A test of nature’s science

A test of nature’s science

March 24, 2018    Our Reporter

There was some commotion on March 8, 2018 at the Malawi University of Science and Technology in Thyolo as the university’s foundation shook at the weight of an earthquake that measured 5.4 on the Richter scale.
Staff poured out of offices in fear as tables, desks and chairs shook violently.
One staff member said the fear was more pronounced as this was her first time to experience such a strong earth shake.
“I was in the second floor and all alone in my wing. I really felt helpless,” she said.
Most buildings at MUST are multi-storey and this might have increased the intensity of the earth quake.
Associate Professor Leonard Kalindekafe, who is Executive Dean for the Ndata School of Climate and Earth Sciences at MUST said in an interview that such tremors are usually caused by a sudden break of a rock underground along a fault.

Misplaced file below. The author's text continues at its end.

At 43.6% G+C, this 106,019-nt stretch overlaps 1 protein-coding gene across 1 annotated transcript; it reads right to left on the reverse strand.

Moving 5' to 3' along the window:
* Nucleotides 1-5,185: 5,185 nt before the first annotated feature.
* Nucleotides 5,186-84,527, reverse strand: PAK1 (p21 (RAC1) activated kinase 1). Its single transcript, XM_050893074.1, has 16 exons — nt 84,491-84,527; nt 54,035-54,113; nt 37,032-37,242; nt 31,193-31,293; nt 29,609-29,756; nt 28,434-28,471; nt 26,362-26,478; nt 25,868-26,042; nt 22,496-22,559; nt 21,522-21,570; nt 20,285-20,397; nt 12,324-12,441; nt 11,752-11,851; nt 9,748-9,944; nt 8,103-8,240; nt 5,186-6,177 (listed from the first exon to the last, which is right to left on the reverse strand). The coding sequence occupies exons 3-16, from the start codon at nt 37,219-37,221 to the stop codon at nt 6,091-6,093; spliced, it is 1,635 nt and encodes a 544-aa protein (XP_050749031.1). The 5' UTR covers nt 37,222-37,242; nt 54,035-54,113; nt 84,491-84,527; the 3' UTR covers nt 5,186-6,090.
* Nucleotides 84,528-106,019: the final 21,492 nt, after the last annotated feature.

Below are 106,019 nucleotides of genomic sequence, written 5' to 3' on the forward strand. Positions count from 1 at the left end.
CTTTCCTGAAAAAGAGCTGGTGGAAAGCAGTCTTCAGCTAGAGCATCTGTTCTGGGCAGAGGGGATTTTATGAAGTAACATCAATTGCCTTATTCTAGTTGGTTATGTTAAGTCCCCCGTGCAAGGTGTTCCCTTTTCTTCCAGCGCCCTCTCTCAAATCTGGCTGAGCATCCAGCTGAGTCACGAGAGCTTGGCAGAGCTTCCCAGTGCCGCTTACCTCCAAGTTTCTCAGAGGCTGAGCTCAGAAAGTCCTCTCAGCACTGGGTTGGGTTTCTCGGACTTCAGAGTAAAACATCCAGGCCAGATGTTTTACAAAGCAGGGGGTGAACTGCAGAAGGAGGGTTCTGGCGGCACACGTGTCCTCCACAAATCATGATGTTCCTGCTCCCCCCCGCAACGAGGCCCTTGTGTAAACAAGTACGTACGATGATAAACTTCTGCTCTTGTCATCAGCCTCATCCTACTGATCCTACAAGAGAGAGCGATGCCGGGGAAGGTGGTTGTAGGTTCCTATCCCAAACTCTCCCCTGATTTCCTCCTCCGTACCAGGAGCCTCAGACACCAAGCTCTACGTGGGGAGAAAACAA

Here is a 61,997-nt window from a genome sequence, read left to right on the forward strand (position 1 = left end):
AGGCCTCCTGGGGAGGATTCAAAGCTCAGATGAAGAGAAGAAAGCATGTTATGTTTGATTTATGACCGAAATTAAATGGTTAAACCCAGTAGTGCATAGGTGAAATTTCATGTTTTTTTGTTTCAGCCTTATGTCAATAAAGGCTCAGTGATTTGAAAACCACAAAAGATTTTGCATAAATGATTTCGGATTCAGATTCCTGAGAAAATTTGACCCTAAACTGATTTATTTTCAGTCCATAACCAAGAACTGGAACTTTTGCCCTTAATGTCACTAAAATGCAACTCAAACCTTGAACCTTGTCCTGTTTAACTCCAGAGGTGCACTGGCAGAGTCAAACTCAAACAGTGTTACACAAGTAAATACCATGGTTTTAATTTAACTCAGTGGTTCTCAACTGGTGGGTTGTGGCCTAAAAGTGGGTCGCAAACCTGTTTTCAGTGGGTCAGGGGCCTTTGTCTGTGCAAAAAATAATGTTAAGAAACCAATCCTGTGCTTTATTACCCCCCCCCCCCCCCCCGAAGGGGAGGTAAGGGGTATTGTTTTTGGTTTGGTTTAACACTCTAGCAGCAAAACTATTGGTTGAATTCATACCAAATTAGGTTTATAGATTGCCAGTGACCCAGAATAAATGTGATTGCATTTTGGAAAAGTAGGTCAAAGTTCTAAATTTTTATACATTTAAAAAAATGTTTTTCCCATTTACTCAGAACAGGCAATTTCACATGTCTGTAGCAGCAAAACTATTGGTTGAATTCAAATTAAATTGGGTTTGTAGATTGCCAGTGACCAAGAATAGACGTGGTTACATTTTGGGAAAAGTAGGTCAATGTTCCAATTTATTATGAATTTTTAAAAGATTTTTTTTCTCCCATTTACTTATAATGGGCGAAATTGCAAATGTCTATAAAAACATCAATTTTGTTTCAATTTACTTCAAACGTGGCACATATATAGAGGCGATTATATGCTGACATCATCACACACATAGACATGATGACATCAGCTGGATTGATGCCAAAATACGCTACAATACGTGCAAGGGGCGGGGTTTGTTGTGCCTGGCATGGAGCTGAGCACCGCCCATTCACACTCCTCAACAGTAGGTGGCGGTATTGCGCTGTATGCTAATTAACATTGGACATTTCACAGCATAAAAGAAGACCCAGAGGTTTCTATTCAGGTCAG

Apparently, the sudden release of energy from this break causes the seismic waves that make the ground shake.

“According to sources, the earthquake had its epicentre around Chief Tengani’s area near the border between Malawi and Mozambique. We just hope there hasn’t been any serious damage to property because a 5.4 earthquake is very strong,” said Kalindekafe, a Geologist by training.

It later transpired the earthquake was felt in many parts of southern Malawi.

In the following days, Malawi continued to experience tremors, although the majority were small.